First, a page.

Operation Keepsake, Inc.: Teen Dating Violence Awareness Through the Art of Student-Driven Filmmaking

May 12, 2021
Love Struck

In the U.S., roughly 33 percent of adolescents experience sexual, physical, verbal, and/or emotional dating abuse1. However, only one-third of youth confide in someone about it2. Operation Keepsake, Inc. Visit disclaimer page (OK, Inc.) is committed to increasing awareness of teen dating violence among youth through the art of filmmaking. This Adolescent Pregnancy Prevention Program’s Sexual Risk Avoidance Education (SRAE) grantee designed the Friends4Friends Campaign in 2013 based on the assumption that youth are more likely to self-disclose incidences of abuse to a close friend than to any other person. The campaign uses an innovative approach to facing teen dating violence, one that exposes the dangers of dating abuse while developing the personal agency of students.

OK, Inc. is a beacon in Northeast Ohio, serving more than 16,000 middle and high school youth in more than 120 schools and youth organizations each year. Due to high levels of interest, partnering schools compete for their students’ participation in film production. Production teams start by first gathering a small group of peer leaders (students from neighboring schools) and a peer leader advisor, usually a health teacher or guidance counselor, who is responsible for overseeing the production process. Each short film is student-driven — students write the script, manage the lighting, compose the songs, and even star in the films.

Executive Director Peggy Pecchio encourages the student-driven process. “We could go out and find drama experts,” she says. “But thinking through the script is a part of youth development. It helps them tell their own story from their perspectives.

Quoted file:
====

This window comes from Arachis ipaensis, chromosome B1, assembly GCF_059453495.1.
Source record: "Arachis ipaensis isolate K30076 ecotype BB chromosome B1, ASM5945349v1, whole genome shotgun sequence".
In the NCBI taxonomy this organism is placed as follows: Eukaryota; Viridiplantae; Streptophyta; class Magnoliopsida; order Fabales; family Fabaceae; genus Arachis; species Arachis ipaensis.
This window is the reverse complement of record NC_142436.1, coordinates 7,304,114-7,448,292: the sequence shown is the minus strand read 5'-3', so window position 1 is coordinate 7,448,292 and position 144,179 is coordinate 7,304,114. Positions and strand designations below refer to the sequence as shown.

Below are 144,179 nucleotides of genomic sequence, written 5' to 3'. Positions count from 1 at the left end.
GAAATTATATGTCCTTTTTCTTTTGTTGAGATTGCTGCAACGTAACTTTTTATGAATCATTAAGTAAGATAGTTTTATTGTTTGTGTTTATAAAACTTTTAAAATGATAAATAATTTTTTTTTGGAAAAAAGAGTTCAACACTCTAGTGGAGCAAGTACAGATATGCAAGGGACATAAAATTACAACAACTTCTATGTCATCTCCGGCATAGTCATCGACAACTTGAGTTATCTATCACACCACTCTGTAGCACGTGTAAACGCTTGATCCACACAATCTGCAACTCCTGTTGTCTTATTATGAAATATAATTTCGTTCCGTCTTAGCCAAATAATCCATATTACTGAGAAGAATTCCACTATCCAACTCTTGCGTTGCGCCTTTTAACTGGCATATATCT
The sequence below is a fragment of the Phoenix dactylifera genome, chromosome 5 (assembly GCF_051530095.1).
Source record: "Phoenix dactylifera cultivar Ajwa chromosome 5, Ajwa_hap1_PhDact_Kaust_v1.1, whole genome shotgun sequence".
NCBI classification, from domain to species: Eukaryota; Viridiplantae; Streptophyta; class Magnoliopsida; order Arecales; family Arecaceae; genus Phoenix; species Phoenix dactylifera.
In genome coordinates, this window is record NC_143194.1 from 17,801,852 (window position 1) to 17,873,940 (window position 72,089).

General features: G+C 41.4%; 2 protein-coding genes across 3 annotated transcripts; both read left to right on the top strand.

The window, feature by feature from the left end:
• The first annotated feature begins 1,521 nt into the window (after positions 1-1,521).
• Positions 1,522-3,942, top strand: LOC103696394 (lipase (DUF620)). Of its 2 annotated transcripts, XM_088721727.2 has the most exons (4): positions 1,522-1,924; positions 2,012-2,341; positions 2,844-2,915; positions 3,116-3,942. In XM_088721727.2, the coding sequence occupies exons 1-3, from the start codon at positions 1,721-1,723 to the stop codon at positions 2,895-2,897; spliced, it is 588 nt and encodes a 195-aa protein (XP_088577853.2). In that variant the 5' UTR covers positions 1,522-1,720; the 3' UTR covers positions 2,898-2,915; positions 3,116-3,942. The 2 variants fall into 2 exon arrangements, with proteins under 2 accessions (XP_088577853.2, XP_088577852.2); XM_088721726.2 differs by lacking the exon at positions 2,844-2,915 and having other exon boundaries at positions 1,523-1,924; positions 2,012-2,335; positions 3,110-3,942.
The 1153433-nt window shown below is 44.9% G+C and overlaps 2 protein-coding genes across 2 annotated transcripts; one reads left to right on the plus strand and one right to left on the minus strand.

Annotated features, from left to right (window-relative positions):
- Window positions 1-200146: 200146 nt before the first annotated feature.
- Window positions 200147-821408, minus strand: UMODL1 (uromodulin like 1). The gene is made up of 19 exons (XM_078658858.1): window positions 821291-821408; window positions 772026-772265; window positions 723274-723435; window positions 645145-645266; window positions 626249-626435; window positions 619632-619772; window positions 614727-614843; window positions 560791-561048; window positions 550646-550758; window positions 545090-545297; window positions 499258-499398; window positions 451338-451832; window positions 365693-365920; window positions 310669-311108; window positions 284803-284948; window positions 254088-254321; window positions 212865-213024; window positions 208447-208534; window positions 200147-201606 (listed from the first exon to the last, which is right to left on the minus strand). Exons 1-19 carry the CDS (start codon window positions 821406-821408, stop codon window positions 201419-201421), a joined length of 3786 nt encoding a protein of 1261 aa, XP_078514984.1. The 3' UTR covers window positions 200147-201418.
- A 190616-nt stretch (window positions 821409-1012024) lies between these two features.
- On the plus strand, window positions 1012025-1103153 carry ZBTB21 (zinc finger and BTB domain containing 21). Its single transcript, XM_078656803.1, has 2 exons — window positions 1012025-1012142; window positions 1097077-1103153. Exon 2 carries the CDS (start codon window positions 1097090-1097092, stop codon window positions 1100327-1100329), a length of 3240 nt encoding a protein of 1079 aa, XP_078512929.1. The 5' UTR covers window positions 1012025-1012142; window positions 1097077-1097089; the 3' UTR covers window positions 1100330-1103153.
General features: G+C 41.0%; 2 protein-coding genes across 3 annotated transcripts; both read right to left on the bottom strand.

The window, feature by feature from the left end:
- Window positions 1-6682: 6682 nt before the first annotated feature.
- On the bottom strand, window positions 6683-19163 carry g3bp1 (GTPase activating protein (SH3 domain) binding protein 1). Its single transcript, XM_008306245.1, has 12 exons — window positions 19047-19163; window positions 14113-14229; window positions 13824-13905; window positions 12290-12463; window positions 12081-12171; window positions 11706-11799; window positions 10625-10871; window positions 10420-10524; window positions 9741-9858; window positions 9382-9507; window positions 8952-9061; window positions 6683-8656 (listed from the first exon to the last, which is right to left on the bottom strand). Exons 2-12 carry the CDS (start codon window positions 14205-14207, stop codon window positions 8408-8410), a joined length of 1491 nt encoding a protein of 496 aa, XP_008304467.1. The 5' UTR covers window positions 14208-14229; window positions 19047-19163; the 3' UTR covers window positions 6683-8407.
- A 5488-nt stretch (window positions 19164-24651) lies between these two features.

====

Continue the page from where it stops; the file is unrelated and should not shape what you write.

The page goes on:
Friends4Friends Film Festival 

                                      "Lovestruck"

 

To date, students have developed 42 films, with six highlighting dating violence. Each short film is different and reflective of student creativity, but they all include three main characters: a victim, a friend, and a responsible adult. The plot formula for each film positions a teen to empower a fellow friend who is being victimized, hence the name Friends4Friends™ Campaign. The next step is to involve a responsible adult to advocate on behalf of both the friend and the victim. The completed films are showcased in an annual red-carpet Friends4Friends™ Film Festival to students, parents, community members, and the press. The OK, Inc. YouTube Visit disclaimer page library has more than 100 million views from 100 counties worldwide, including the U.S., U.K., and Canada.

Beyond the glamour of video production and red-carpet events, OK, Inc. leadership and staff remain focused on the real mission. “The end goal is not the film,” says Program Liaison Deborah Landis. “Instead, the most rewarding outcome is that students develop their voice and learn to speak up for themselves.”

In the classroom, the short films are a companion resource for SRAE programming, and the imagery assists students in identifying the differences between healthy and unhealthy romantic relationships. For fellow SRAE grantees who might be interested in trying short film production, Landis says it is deceptively easy. “All you need is a camera,” she says.

As a result of the films, students have had astonishing realizations about destructive behaviors that they didn’t know were abuse. Pecchio warns others, “Be prepared for self-disclosure and develop a policy for when it happens.”

1 The NO MORE Project. "Dating Abuse Statistics." www.loveisrespect.org. Accessed April 22, 2014; https://www.dosomething.org/us/facts/11-facts-about-teen-dating-violence#fn4 Visit disclaimer page

2 Hattersley Gray, Robin. "Dating Abuse Statistics." School Safety. Accessed April 22, 2014; Youth.gov. Youth Topics. Dating Violence Prevention. Prevalence. https://youth.gov/youth-topics/prevalence-teen-dating-violenc Visit disclaimer page